Photo of a Wedge
One of the concepts of Ansel's Zone System is pre-visualisation - how a
real-life object will be rendered (in B&W) in a print. Nowadays we will
first see this on the screen. So can I predict/visualise what the camera will
I tried a number of shots/situations, but I think the following captures the
essence of what I found.
As an experiment, I created a 9 equal step wedge (generated in Photoshop),
displayed it on a not very good LCD un-calibrated screen and photographed it!
This was hardly a contrast image and so well within the limits of the camera's
dynamic range and by adjusting exposures I should be able to work out what the
image will look like.
But I digress - I need to get back to Zones...
Incidentally, while I was testing exposures, I also tried different lenses. It was
quite incredible how much better a prime was compared to a zoom lens - obvious
but I had never done a proper comparison before - well worth using a prime if possible. Also I had thought that a
Polaroid filter behaved differently with a digital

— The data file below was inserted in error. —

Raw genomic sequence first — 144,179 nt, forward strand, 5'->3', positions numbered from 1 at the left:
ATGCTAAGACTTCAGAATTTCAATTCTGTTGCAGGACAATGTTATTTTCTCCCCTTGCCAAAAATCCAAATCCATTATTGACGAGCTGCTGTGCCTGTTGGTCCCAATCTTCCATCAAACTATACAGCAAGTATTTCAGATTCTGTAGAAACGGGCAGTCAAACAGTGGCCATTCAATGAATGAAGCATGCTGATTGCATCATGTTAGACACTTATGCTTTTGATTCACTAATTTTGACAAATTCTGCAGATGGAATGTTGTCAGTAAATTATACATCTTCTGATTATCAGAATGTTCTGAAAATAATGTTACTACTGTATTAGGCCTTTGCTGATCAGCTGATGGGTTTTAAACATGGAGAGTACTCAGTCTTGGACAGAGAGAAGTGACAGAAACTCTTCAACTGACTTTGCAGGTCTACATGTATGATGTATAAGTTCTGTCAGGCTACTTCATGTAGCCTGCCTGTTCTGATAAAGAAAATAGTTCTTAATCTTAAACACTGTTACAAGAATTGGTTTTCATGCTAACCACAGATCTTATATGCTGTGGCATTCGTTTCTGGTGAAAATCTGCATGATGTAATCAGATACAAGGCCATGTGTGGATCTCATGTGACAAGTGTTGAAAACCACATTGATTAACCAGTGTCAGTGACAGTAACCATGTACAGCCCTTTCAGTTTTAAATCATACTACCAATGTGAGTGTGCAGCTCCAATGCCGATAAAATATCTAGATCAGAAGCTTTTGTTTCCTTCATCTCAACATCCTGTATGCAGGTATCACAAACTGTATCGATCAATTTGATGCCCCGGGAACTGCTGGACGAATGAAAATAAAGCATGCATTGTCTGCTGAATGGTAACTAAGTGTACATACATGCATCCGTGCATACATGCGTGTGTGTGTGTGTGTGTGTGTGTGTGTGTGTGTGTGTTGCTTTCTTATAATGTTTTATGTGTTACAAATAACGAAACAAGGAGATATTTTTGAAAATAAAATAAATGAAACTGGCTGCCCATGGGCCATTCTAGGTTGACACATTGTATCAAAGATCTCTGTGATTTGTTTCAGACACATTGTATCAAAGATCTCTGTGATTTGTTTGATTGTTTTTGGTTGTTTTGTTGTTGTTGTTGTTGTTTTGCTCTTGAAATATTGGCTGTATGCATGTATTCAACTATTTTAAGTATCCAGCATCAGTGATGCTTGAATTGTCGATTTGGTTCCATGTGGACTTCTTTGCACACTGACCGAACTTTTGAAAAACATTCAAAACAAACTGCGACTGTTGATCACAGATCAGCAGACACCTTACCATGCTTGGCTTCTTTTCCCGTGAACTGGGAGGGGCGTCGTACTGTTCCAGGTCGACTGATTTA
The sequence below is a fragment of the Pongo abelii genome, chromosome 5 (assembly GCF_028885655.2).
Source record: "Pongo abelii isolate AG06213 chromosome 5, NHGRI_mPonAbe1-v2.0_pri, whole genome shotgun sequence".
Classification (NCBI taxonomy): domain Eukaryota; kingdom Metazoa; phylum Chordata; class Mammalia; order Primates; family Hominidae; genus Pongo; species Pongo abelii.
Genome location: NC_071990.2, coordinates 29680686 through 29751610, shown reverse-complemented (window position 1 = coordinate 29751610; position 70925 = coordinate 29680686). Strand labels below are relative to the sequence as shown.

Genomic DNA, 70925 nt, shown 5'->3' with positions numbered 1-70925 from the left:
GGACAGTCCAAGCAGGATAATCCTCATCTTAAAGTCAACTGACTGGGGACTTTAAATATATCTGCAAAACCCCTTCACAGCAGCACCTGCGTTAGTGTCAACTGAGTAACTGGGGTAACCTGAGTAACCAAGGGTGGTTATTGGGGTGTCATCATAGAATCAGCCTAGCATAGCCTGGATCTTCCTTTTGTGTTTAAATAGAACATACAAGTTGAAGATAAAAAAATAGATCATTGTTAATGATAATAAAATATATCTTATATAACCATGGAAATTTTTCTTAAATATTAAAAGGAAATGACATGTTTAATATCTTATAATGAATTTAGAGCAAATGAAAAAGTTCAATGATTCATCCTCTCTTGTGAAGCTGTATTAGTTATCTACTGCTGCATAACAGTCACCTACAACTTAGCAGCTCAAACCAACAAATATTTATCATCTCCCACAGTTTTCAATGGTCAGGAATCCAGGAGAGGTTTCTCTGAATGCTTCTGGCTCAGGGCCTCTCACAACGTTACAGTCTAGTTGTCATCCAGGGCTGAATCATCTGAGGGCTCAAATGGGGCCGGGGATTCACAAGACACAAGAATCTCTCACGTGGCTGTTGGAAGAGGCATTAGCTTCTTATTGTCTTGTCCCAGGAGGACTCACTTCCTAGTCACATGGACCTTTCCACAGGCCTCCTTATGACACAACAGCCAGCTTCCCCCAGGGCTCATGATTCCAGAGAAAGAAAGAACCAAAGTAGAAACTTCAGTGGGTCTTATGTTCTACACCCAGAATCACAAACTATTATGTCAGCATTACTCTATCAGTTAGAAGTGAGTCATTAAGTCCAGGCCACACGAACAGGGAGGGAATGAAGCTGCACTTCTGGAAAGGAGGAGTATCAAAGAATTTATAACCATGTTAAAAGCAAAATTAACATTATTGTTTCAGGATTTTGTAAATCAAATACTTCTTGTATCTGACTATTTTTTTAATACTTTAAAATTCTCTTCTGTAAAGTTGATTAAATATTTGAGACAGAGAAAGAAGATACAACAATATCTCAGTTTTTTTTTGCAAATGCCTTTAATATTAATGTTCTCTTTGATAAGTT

sensor and was not that effective, but it is well worth using.
found a bug/feature with the D700 Live-View and through sitting down and
really exercising the cameras, I learnt some attributes that were not in
the manuals - a real gain by just 'playing' with them.
also read that in the "old days" of digital processing, the built-in
tone curves in Nikon cameras were much "flatter" (like the linear tone
curve) and much more "accurate," without the tonal shifts, brightness
adjustments and aggressive S curves that you are now seeing with the
"default" curves in the D3 and D700. The reality is that these "flat"
tone curves didn't look pleasing right out of the camera, which made
post-processing necessary for almost every image in order to make it
look pleasing to the eye. Nikon has incorporated years of
experience into the "new" tone curves, automatically applying many of
the "corrections" that used to be required in order to produce a
They say that if your goal is to
correctly render the mid-tone at 50% L Lab, you will need adjust the
midpoint in post processing, or expose with -0.3/0.5 exposure
compensation. (The EV exposure compensation will then correctly place the
mid-tone, but still implements the "tonal shift" of mid-tones in
relation to other tones in the image.)
'Twas much simpler
(?) in the film days!